Wednesday, January 24, 2007

Nuova musiche

Back in the vinyl days, I had the two Camino de Santiago albums by Thomas Binkley's Studio der Frühen Musik. I even saw his group when I was at the university, where he revealed that most of their performances were improvised. Not a big deal today, but kind of a shock in the early 1970s in a college music department. Other early music groups I saw and heard seemed more academic, and the players all had music stands. I preferred Binkley's music by far, and have in general only followed early music to the extent that it retains a high degree of spontaneity. Gregorio Paniagua's ensembles were the only other group I found to match my somewhat arbitrary standards.

As an impulse purchase about a year ago, I picked up Nuove musiche by Rolf Lislevand, on the ECM New Series label. It's a beautiful album, and doesn't sound the least little bit like most early music that I've heard. As usual, ECM's packaging make it worth while to buy the CD, which includes a 28-page booklet with photos, the sources of the works, and a longish article in English by Lislevand. Lislevand played lute in Jordi Savall's Hyperion XX group, and has enough academic credentials to play early music in a stuffy manner, but it sounds more like acoustic jazz or the Fahey-Kottke school of fingerpicked guitar than it does like "classical music".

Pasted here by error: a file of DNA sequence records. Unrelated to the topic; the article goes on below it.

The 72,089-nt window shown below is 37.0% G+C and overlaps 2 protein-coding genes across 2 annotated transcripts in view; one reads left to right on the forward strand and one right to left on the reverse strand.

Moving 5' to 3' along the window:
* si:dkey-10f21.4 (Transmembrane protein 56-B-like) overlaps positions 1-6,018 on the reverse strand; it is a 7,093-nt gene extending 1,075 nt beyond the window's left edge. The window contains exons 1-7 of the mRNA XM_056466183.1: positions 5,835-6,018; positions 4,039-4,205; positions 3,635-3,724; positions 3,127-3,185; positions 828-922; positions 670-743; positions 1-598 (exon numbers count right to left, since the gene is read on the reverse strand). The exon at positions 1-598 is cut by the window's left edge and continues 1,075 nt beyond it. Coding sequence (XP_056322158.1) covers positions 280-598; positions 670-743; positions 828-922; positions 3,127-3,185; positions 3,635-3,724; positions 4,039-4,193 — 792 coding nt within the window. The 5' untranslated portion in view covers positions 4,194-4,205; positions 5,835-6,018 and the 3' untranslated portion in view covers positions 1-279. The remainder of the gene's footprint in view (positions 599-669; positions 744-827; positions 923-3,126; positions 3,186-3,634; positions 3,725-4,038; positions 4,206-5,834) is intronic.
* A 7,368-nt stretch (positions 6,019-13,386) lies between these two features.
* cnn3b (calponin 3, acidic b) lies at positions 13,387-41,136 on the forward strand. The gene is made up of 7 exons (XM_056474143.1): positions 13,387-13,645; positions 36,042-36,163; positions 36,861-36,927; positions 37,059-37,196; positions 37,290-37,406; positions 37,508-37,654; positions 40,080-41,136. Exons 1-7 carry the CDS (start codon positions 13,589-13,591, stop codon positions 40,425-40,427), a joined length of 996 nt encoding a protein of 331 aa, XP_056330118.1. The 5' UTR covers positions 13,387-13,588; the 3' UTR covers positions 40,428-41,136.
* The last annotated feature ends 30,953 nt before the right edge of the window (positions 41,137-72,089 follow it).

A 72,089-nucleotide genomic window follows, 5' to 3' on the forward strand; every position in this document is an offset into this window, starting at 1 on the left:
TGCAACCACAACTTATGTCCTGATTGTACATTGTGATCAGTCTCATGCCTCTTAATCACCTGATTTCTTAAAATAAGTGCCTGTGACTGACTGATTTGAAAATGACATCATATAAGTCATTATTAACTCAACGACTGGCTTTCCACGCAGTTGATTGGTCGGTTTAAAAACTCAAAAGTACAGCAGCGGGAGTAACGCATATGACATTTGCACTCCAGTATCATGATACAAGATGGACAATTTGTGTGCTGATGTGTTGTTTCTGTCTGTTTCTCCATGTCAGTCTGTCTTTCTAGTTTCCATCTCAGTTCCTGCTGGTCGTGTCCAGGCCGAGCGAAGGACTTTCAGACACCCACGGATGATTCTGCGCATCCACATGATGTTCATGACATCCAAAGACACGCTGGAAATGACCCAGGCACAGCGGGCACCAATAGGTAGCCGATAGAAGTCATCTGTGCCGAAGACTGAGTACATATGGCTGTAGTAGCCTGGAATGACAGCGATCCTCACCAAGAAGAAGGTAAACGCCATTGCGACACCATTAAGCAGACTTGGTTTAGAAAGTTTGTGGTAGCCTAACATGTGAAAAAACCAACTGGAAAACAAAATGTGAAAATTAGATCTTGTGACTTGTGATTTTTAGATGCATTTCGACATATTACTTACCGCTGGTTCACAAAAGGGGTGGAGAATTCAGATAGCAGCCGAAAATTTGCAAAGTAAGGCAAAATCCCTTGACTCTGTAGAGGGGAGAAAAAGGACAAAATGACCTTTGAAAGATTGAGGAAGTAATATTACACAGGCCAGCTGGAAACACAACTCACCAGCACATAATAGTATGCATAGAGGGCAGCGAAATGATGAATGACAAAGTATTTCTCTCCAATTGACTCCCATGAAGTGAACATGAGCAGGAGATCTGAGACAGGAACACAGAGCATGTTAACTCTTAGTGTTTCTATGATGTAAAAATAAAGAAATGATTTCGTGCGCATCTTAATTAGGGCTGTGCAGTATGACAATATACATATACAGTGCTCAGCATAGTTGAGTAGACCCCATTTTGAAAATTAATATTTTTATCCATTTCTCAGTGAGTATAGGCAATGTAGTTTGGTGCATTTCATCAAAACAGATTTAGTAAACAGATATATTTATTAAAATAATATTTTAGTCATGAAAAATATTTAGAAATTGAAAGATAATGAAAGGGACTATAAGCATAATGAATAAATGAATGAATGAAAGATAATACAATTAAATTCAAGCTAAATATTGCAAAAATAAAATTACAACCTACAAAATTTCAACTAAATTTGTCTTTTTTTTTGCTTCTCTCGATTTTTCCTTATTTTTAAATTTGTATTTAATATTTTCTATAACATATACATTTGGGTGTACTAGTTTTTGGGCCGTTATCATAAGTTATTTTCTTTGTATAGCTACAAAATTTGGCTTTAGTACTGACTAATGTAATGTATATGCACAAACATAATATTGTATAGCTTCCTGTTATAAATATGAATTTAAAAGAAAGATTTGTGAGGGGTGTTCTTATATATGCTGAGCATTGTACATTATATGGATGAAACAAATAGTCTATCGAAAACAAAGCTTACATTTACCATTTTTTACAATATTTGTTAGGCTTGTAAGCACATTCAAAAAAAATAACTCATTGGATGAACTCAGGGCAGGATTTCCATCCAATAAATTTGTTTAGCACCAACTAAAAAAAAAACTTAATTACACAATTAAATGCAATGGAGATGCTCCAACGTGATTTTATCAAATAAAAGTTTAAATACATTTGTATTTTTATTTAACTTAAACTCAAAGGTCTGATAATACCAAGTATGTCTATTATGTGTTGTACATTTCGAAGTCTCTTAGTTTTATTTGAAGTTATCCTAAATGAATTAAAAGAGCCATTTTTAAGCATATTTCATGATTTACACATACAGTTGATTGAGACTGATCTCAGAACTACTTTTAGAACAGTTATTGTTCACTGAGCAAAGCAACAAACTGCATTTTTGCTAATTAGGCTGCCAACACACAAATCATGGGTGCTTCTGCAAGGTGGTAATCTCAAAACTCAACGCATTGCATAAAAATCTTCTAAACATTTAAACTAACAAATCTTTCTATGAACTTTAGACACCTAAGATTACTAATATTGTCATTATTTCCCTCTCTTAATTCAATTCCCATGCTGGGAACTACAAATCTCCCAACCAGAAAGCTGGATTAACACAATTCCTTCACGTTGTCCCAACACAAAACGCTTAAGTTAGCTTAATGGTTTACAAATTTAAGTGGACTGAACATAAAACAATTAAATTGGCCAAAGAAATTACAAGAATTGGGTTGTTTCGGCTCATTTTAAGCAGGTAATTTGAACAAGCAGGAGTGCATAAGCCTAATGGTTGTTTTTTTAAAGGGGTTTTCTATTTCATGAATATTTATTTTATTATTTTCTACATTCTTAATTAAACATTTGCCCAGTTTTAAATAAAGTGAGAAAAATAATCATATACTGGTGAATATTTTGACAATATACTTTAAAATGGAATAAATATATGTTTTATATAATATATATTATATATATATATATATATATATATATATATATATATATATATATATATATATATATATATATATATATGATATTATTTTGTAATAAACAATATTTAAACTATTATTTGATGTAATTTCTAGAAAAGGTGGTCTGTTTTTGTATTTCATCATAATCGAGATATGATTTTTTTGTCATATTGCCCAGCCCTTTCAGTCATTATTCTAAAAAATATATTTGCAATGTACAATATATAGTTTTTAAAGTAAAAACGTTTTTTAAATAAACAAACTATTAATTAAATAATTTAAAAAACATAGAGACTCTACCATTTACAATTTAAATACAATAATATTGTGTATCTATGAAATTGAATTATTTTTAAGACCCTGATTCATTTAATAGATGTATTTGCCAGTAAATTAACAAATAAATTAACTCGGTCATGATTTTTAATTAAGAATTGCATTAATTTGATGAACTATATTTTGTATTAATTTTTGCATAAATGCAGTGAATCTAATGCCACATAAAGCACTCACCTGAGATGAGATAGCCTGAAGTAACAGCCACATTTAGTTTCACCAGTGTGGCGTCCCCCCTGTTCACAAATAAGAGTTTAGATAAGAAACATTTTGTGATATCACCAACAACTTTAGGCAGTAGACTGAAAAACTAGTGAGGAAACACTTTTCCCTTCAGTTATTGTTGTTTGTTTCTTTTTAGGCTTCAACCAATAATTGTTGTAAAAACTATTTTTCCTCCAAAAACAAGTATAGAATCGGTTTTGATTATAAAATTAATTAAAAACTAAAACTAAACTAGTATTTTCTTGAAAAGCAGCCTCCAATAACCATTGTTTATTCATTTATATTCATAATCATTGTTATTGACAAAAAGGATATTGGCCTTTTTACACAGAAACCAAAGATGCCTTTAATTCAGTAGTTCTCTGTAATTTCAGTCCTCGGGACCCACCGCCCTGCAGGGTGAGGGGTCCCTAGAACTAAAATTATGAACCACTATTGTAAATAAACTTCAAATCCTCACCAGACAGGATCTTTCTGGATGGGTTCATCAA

Jordi Savall's daughter, Arianna, plays the harp and voice on Nuove musiche, but she also has a solo album, Bella Terra. Her voice is one of the most beautiful voices I've heard in a very long time. She doesn't use as much vibrato as classical singers, which I appreciated (opera is one of the few genres I can't tolerate, right along with hip-hop), and her compositions are just as lovely as her voice. She is accompanied only by three other string players, and not on every song. Savall wrote all of the music, but for the first several listens, I was unable to identify the language of the lyrics. It turns out to be Catalan, a language from northeastern Spain that was suppressed under Franco but which is now enjoying a revival. The poems are all devoted to the concept of living at peace in the present moment, and the music carries an intimacy and joy that I have rarely heard. The album is available both from iTunes and emusic. Both online stores classify the album as world music, but it is in a world of its own, completely unique in my experience. Savall's web site has the opening song, L'Amor, complete. I listened to this song once and was hooked. (Hat tip: On An Overgrown Path.)